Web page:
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Front Country (from the album Impossible World available on Antifragile Music)
(by Joe Burcaw)
I must confess, I have been really digging the trio format as of late. I admire musicians who are multi-instrumentalists as a way of compensating for lack of physical bodies and appendages. Groups such as The Police, Rush, and King’s X have pushed the boundaries over their careers, creating a huge wall of sound with only three people steering the boat. Let me introduce Front Country, a Roots/Pop outfit originating from the San Francisco Bay Area (now calling Music City home) have released their monumental masterpiece third album, Impossible World. Full disclosure, I don’t use the phrase ‘monumental masterpiece’ lightly, this brilliant piece of work grabs you from the first utter soaring out of Melody Walker’s mouth. “How Can You Sing” is a prime example of the power and control Walker exudes as a lead vocalist. I watched an acoustic version of the song on Facebook and immediately went to a place of solace, creating images within my mind of peaceful landscapes and golden plains of existence where pain and suffering do not exist.
This stripped-down version proves that a killer ‘hook’ will enhance any composition no matter what genre it may be performed in. Adam Roszkiewicz’s simplistic mandolin line counters the vocals effortlessly, and it is that intentional (or non-intentional) decision to play less that makes so much more of an impact throughout the song. Jacob Groopman added an interesting synth pad with what looked like a midi keyboard, very subtle yet impactful nonetheless. “Miracle” is another stand-out track that could have been released in the synth heavy era of the 80’s, yet it sounds relevant and fresh in contemporary times. Walker’s stacked backing vocals really showcase her ability to command the harmony without getting in the way of the other instruments. I couldn’t help but think of Bonnie Raitt and Carly Rae Jepsen when trying to pin point vocal influences on this one, I am seriously in love with this woman’s voice! A quick sidenote, the eight-bar atmospheric guitar effect reminded me of former Duran Duran guitarist, Warren Cuccurullo and his crafty way of pushing the envelope with FX pedals. It was a clever breakdown that I went back to and put on repeat quite often. “Amerikan Dream’s” lyrical content emphasizes that situations in ‘the mother land’ aren’t as great as they seem to be, ‘working in a warehouse with no AC, you’re free to believe in the Amerikan Dream’. ‘The shadow in the mirror our own hypocrisy, we’re free to believe in the Amerikan Dream’. ‘When are we gonna wake up and when are we gonna see, we’re afraid to leave the Amerikan Dream’. Words of truth that a better life exists out there, but sometimes we feel stuck by the system that is trying to keep us down, at least that is what I perceived when listening to the words. It’s a great up-tempo number that really pushes the pulse with the bass dropping quarter-note stabs on the downbeat of the kick drum. The arpeggiated banjo drives the feel too, very cool things happening all over this track. I stand firm with a fist in the air supporting Front Country, and highly recommend checking them out on their social media platforms and official website. Looking forward to seeing them live if they ever tour up in the New England area, once life normalizes again! (by Joe Burcaw)
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Ida Mae (from the E.P. Raining for You available on Vow Road Records) (by Bryant Liggett)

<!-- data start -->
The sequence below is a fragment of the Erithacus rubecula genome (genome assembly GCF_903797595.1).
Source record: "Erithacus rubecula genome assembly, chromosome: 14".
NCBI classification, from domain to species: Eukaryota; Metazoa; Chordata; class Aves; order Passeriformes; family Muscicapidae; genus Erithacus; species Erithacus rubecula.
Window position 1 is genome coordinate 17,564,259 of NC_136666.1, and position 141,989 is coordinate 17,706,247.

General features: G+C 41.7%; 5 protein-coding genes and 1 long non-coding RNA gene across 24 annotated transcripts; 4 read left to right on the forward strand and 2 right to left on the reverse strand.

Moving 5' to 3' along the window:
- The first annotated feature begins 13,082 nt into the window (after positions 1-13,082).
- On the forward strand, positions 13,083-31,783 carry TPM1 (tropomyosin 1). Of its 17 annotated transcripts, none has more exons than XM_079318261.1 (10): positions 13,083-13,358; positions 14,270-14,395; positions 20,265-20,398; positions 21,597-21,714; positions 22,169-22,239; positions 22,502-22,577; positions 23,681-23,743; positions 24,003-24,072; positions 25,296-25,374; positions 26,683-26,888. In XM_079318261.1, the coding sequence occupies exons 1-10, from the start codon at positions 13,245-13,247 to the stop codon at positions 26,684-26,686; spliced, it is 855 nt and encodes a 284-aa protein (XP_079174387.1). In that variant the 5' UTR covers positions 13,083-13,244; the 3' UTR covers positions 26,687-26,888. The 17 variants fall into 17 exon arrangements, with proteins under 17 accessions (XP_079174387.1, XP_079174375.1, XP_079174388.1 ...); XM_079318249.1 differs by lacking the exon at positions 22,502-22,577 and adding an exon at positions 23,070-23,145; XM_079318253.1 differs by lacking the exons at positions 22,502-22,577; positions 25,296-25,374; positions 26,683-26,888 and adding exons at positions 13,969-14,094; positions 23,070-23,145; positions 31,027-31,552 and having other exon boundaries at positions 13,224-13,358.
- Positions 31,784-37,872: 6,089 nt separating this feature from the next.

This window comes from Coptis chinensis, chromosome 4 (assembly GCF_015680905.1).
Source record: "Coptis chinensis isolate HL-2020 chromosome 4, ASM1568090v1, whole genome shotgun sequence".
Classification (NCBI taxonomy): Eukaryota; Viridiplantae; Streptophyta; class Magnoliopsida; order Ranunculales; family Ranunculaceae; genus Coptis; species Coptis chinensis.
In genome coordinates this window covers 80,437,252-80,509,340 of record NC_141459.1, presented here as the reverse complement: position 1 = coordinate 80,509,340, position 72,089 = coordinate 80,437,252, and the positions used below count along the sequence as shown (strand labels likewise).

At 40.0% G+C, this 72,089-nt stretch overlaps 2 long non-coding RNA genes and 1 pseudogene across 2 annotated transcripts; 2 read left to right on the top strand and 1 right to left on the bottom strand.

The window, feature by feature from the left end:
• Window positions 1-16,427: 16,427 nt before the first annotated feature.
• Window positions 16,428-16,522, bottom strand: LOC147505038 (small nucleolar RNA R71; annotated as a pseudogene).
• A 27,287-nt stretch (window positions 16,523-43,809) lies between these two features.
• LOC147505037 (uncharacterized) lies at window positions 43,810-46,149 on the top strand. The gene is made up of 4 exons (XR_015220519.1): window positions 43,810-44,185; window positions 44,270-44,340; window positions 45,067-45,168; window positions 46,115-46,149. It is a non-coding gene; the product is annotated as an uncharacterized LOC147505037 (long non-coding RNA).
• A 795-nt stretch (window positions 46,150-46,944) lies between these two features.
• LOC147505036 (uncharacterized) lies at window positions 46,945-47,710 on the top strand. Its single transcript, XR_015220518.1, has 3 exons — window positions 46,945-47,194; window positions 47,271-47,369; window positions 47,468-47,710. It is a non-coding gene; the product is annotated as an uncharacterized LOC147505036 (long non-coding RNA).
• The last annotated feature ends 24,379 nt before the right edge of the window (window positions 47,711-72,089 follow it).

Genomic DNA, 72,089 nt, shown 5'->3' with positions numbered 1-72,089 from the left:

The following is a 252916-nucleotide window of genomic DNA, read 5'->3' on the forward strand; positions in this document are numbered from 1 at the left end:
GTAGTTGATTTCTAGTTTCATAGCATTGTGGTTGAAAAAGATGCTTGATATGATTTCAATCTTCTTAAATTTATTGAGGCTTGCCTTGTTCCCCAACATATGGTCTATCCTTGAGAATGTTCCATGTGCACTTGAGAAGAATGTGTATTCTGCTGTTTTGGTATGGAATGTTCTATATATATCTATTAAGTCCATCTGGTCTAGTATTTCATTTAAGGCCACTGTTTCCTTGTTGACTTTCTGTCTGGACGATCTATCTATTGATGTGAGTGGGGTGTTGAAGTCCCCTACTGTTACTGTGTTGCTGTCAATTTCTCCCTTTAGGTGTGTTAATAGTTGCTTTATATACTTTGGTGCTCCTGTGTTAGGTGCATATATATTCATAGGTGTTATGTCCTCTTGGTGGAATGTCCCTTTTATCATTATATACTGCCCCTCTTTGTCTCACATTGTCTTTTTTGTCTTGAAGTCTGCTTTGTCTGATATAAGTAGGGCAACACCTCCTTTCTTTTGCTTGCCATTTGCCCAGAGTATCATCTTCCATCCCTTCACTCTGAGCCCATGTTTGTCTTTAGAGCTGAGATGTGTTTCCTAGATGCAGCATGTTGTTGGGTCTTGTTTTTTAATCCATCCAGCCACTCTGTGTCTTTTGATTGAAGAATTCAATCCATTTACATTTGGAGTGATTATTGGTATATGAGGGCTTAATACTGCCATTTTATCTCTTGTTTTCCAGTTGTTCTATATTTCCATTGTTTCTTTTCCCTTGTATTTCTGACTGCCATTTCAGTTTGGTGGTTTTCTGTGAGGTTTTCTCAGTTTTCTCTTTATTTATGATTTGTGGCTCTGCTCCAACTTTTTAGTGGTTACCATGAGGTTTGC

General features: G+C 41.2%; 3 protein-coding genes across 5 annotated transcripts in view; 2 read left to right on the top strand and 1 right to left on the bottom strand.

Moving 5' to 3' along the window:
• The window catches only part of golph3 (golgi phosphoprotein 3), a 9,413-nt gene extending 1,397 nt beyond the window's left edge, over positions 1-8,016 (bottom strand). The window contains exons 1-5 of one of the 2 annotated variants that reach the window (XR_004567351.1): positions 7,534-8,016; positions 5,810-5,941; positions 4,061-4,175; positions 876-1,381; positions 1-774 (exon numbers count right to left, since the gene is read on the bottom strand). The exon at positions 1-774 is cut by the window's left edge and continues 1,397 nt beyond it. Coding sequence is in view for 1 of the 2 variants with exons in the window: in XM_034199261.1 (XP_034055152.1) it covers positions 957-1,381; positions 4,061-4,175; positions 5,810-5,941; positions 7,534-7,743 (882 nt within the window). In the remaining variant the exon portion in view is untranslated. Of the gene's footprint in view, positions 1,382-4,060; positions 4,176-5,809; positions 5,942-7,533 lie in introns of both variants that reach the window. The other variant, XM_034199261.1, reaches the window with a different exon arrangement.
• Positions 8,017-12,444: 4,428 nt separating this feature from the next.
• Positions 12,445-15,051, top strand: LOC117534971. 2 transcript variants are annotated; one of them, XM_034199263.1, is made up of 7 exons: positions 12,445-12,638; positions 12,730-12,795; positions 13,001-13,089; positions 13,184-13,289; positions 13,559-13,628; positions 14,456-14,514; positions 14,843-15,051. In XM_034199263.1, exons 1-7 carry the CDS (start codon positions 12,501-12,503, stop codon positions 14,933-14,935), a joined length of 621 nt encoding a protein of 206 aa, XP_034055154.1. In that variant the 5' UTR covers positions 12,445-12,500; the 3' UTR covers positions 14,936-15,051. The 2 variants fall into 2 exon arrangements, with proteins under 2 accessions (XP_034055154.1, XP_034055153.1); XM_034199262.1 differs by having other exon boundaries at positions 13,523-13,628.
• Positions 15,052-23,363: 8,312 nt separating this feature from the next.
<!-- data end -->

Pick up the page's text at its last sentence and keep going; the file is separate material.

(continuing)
Genre descriptors like Delta Blues and Acoustic Roots are being thrown at musicians Chris Turpin and Stephanie Jean Ward, collectively known as Ida Mae. The mantle sells the British duo a tad short; as wonderful as the styles they emulate, Ida Mae bubble with talent, and the Turpin/Ward combo would be crazy to not want to be part of that collection yet there is musically more to Ida Mae on their latest E.P. Raining for You than Blues and Roots music.
The styles they wear are obvious within Raining for You, living amongst a put together puzzle that also dashes out Psychedelic and Indie Rock along with hazy and lazy, slacker Folk. “Deep River” is an aggressive opener that gives the duo a Blues vibe, a cut where layered rhythms and instrumentation support a gutsy and gritty Indie Blues guitar solo laid out by guest Marcus King. A lonesome slide guitar introduces “Raining for You”, Ida Mae’s vocals beginning with a hush before growing into a beautiful, rough around the edges, and urgent ache.
“Break the Shadows” features classic Blues picking and “Two Hands Against the Wheel”, with its ambient bird noises and returning hushed vocals is a soft road anthem. The rhythmic blips and subtle stabbing guitar give album closer “Stars & The Deep Blue Sea” an industrial grip, unexpected but welcome parts to an E.P. that bucks any genre expectations. (by Bryant Liggett)
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Great Peacock (from the album Forever Worse Better available as a self-release) (by Joe Burcaw)
Great Peacock is yet another up and coming Country/Pop trio residing in the hotspot music hub of America, Nashville Tennessee. An exception needs to be made for these boys, because nothing I have heard (Country themed) coming out of Nashville sounds anything close to the sonically layered nuggets on this band’s third release, Forever Worse Better. Think U2 blended with smatterings of Coldplay and 90’s college Alternative Rock musically speaking, highlighting guitar echoes and delays similar to The Edge’s bag of tricks without the monstrous pedal boards, sequencers, and beanie cap. The band is comprised of Andrew Nelson lead vocals/guitar, Blount Floyd harmony vocals/guitar, and Frank Keith IV bass guitar. Prior to recording Forever Worse Better the guys were strictly acoustically driven, but in 2018 they made the decision to drop the acoustics for electrics and haven’t looked back. A wise decision because this intentional move has put them above the rest in a category all their own, which they have currently conquered all alone, on their own.